Written by Ben Cocks on Friday 8 June 2018
After three years of consolidation (or stagnation, depending on your point of view), plans are now in place for significant improvements to the open transfer framework. This should alleviate some of the current shortcomings in the industry’s transfer services and will be in production by November 2019.
As a reminder, the open transfer framework comprises:
- A contract club and service level governance from TISA Exchange (TeX)
- Open technical standards based on ISO 20022 from the UKFMPG
- Multiple interoperable and competitive technology solutions
Between 2012, when open transfers first went live, and 2016, the framework rapidly progressed from simple ISA and fund transfers to cover a much wider range of transfers including pensions, equities and sub-custodians. This resulted in a two-speed market of those keeping up with this rapid progress and those who, for various reasons, chose to stick with the original basic version. In 2016, TeX members reached a compromise whereby the pioneers agreed to tread water until 2019, provided the laggards upgraded to the latest version.
With 2019 fast approaching, the final scope of the new standard (v3.1.1 if you’re interested) has now been agreed by TeX and UKFMPG. The key new features to be included are:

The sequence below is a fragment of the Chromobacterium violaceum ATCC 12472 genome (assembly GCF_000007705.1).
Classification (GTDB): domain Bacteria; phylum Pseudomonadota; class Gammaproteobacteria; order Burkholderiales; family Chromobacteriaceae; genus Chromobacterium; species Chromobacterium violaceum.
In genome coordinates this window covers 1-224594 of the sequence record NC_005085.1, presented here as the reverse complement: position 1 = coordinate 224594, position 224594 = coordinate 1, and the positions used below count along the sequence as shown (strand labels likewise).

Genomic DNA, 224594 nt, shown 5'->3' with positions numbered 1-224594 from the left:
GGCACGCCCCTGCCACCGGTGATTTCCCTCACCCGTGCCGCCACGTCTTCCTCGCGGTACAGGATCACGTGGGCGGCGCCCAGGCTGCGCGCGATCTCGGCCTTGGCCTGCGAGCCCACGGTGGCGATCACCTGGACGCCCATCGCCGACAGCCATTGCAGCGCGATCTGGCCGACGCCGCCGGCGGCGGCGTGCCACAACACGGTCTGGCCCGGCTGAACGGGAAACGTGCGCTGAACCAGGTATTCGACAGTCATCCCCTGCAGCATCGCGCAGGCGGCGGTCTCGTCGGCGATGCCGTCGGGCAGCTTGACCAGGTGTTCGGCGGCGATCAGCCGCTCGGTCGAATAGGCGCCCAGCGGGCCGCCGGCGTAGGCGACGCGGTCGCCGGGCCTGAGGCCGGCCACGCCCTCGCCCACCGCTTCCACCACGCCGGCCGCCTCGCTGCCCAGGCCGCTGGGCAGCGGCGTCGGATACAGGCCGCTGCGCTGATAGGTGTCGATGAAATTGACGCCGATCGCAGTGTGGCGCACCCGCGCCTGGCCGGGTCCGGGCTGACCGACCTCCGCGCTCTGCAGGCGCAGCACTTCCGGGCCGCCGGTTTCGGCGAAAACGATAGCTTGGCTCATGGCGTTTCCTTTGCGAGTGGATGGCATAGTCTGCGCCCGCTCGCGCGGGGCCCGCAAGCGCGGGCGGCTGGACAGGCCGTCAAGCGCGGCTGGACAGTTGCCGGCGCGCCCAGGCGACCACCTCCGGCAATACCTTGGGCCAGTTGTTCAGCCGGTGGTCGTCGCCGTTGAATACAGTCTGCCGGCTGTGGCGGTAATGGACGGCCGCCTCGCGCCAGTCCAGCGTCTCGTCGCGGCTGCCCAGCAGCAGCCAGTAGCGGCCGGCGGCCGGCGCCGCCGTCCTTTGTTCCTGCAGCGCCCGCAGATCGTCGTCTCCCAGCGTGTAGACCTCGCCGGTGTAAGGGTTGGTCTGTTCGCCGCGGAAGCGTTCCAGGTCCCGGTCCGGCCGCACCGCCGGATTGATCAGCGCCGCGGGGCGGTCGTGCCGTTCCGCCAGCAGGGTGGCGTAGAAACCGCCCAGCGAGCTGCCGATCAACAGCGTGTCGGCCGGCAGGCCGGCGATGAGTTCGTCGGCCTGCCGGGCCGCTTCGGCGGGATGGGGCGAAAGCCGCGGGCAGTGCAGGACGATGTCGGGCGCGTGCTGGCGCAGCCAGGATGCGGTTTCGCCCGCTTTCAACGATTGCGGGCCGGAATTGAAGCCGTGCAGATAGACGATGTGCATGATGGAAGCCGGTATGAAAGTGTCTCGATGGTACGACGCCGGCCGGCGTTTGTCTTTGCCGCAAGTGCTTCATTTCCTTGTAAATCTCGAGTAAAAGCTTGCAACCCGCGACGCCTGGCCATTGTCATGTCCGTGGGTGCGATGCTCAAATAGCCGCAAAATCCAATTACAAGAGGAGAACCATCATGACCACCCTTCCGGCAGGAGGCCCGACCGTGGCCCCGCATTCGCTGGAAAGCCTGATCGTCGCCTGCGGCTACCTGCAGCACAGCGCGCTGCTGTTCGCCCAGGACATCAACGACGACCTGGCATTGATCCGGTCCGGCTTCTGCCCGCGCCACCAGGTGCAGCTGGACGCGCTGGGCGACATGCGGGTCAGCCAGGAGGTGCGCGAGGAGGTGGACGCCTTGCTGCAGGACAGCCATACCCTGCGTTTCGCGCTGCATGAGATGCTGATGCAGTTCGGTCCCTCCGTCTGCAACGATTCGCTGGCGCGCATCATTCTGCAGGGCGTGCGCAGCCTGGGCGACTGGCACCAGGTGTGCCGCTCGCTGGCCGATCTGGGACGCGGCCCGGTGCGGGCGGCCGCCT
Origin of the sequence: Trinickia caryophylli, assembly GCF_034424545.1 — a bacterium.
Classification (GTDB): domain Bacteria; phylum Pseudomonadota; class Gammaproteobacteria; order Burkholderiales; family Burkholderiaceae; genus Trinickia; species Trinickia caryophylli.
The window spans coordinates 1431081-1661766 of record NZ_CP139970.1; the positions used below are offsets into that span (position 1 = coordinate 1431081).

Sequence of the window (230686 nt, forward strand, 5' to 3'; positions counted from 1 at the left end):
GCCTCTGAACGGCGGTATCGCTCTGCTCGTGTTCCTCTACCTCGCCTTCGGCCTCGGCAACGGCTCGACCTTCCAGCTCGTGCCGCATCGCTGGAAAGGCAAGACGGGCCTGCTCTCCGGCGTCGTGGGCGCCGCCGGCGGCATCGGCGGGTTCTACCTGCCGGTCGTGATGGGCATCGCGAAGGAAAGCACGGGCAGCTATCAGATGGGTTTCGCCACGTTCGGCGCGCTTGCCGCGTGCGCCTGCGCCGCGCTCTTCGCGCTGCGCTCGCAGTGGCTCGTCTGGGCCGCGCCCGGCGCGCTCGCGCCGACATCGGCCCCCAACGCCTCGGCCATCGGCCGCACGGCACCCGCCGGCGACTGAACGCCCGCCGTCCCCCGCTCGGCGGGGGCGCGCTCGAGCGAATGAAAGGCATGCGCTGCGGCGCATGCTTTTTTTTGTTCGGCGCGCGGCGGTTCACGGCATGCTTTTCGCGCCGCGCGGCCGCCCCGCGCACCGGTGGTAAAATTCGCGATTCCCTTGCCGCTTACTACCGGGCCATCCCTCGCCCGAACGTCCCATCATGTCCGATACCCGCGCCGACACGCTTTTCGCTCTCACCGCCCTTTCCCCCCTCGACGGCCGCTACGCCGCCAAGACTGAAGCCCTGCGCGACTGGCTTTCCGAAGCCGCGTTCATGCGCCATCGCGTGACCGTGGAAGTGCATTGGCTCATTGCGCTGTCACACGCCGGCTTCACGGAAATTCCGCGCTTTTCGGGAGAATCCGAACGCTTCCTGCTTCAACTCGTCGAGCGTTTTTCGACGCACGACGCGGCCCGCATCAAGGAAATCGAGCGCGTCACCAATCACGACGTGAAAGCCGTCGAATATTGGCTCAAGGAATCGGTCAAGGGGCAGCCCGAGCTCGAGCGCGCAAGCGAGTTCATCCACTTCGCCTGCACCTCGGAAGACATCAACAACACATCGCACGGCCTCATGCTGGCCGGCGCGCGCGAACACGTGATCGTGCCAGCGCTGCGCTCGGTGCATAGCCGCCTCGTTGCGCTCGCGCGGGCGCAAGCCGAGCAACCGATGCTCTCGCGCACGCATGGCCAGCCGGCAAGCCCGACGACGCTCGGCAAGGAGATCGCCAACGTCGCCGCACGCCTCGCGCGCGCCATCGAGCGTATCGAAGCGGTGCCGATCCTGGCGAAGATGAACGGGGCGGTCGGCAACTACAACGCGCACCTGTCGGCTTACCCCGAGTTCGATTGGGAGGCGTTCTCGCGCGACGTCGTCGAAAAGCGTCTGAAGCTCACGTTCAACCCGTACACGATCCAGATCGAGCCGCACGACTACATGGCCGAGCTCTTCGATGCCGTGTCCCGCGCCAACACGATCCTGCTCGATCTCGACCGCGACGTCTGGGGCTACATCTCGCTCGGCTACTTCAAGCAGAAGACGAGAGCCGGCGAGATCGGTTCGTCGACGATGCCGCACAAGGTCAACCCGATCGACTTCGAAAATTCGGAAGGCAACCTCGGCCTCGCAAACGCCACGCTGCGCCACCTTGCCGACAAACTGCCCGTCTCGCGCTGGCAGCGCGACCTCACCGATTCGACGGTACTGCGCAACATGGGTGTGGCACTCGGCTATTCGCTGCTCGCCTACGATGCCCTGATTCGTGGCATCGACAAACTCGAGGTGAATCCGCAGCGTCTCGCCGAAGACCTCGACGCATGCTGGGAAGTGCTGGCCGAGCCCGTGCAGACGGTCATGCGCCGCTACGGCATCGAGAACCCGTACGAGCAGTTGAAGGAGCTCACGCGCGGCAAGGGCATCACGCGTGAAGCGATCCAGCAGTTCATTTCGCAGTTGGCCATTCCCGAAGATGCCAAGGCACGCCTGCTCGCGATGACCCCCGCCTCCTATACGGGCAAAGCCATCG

- More sophisticated support for in-specie SIPP transfers with ring-fenced assets in drawdown (a subject complicated enough for its own blog)
- Junior ISA (JISA) transfers, including transfers from Child Trust Funds (CTF) to JISAs
- Lifetime ISA transfers
- Conversion instructions to allow restricted share classes to be converted and transferred in-specie rather than sold (although sadly not the ability to automate the conversion instruction to the fund manager)
All these features will be useful but the most important benefit is that all TeX members will be talking the same language, thereby maximising the number of transfers that can be automated. Ultimately this will provide a better service for customers and encourage competition in the investment market.
But we have not reached the final destination for open transfers by any means. Most notably, the BACS Cash ISA transfer service and Origo Options cash pension service cannot interoperate with TeX open transfers. This inevitably means that many customer transfers fall down the cracks between incompatible services and causes the variability in customer service levels that the FCA has noted.
There are also some improvements that would undoubtedly further improve transfer services but did not make the cut this time. These include the automation of conversion instructions to fund managers and support for foreign exchanges and securities depositories. Hopefully a further update to the standards will address this in the not too distant future.
And now that more people are beginning to understand the importance of open standards and interoperability in the drive for innovation and competition, we can expect to see the TeX model being adopted to address a range of challenges from funds trading to the pensions dashboard. Undoubtedly 2019 will be just the start of more change rather than the end.